13. 13. Augmented Reality and Alternative models for consumption Augmented Reality (AR) enhances our awareness of the interconnected world around us; it can vastly increase our situational knowledge by providing visual information that supplements what we naturally perceive. It is a tool for ‘seeing’ (or experiencing) digital information appended to objects. Just as eco-labels strive to accelerate sustainable behavior, AR could be an important vehicle for communicating sustainability achievements and benchmarking the products in front of you. “Augmented reality is the best chance we have to speed crucial information about our world to the people living in it. Better Choices through Technology” (Good magazine, 2011). AR could become the most crucial platform to mediate choice. Augmented Reality is relatively its infancy in terms of possible development, current uses include branding, marketing offers, and computer games and media gimmicks. AR has great potential to encourage “reflection, research, inquisition and comparison” (Slow Lab, 2011) of products. Part of the research phase for this project included taking part in ‘6 Billion Ways’ (5th March 2011) a workshop on alternative6 Billion Ways Conference, 2011 models for our consumer society, I got the chance to investigate what kinds of information people are interested in knowing about products and also discuss the philosophic potential for AR. Later I interviewed the philosopher Kate Soper (29th April 2011), this allowed me to discuss how some of her ideas about alternative models for ‘consumer society’, could become integrated into the new world of AR. AR has the potential to facilitate a increasingly democratic consumer environment encouraging dematerisation and even an ‘alternative hedonism’ contesting blind consumption. This lead to investigation into legislation surrounding pervasive computing and Augmented reality. Brands currently do not have Augmented Reality provides you with information that depends on what channel you look through. Through what glasses do you want to view your surroundings? 18
  14. 14. y om How do other websites rate this? i st th ? d hand ng lli se Cong let secon t ou lo ? air mera il is ta e? ap r buy th he re et On ted ra ? st row ar ion se lin es at clo bor yl Can I er W st tings oc e ho t l th r evi nI ila ra en is ew Ca Bl sim te rr re ? o er me s st cu he g fit fe th hi W d Wa at to ran s? ur tch es ha is b aY ouT W ai r/th What ub sp ’s a m ore tra eH au ll t hi ? nspare l Wi ring them nt co mpan li ke wea y look altern ative will I ? What What’s a more ethical alternative? Affiliated brands, events and sponsorship try/buy it? ? Adve ands rtisin es/br g ima d s/styl ges an ar bran d video are simil ? Ce leb What ad riti dh es /b ran we d uct g? W he ari ng p ro tin re t h is t his po r ca h as re n Ca ss Ib nt lit s pre uy bi er de n y? at na th Ig n th Fa Wh pe in? is ai o de et vou i st ith Whic n What’ cha in a What’s the carbon footprint of this product? a su e w by di sa rit sc l e? ply d on par h e je te ou s the ra of my n sup m t ts an i co is om s nd the ow lifecyc in eh frien ra H ow my at’s /b ? ct ds w soc le of du Wh ro al i sp ear th this p ne i th tw es ork is rodu do bran s? ow ct? H ?d Research map of a selection of the possble information you could digitally append an object using ARprotections over the use of their logos in AR (specifically as the marker tolaunch an AR experience). Currently anyone has the right to use trademarksas AR markers, and can append any information they like to them.Some notable alternative consumption approaches include ‘Anti-consumption’ shown by downshifters such as the Compactt Collective, wholived off only essential goods for a year, using services not buying productse.g. community rental schemes, green/sustainable products, organicconsumption and ethical consumption, which is focused slightly more onhuman rights. In AR these concepts could get a voice right in our currentconsumer environments, when we are about to buy an item. This will requirethe most popular AR exploration platforms to be open and democratic.Currently AR is only operating in discrete channels that you have to selectand then they facilitate your ‘view’, like choosing a pair of glasses to see theworld through. Indeed with the development of AR contact lenses it may beexactly like that. 19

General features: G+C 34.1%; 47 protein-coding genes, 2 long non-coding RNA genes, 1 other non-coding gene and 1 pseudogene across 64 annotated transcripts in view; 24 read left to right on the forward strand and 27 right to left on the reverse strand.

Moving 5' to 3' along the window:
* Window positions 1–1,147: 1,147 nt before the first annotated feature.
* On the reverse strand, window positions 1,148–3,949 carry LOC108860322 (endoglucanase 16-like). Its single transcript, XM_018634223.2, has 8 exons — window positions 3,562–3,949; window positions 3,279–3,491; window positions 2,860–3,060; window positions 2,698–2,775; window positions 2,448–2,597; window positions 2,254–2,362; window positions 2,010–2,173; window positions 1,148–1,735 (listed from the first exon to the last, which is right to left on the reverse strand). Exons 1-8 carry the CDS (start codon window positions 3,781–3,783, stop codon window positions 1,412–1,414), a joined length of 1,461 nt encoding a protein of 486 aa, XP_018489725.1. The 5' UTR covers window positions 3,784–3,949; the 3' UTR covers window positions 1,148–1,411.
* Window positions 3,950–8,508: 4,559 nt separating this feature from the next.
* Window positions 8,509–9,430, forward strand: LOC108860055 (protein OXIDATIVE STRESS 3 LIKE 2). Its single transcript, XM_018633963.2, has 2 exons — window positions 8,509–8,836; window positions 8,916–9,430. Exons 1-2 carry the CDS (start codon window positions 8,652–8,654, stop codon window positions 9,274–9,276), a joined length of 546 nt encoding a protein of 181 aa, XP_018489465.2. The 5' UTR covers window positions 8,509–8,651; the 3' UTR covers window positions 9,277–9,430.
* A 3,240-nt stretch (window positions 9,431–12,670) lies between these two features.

15. 15. Initial key words for my project
  16. 16. HypothesisProject hypothesisIf technology can cultivate transparency of informationabout products then consumers can make more sustainableproduct choices.Research QuestionCan future technology scenarios cultivate increasedtransparency of information about products, particularlyin retail environments; empowering consumers to makemore sustainable product choices? 21
  17. 17. Feburary Meta theme ofTransparency of Information Research & Inspiration visits GenY consumer Interviews March Small business Consumer interviews 6 Billion ways journey event mapping Product Provenance Experiements Series Identify and brainstorm ideas and intervensions Interviewed Kate Soper Choice Archtiecture Experiments Research into AR Experimented with shopping via GPS in Collaborative ‘brand Processing story ‘ wiki design and model Design a website to April shop by Provenance Data visulation experiments Idea generation on Shopping with aesthetics of AR AR ideas Data vis & AR May Projection mapping Design experiments with informative AR AR experiment control Developing AR in Layers Projection mapping choice architectures Controlling video with dials using processing Developing AR in Make final experimental set Layers ups June Testing of AR choice architectures with usersKey Steps in my Process 22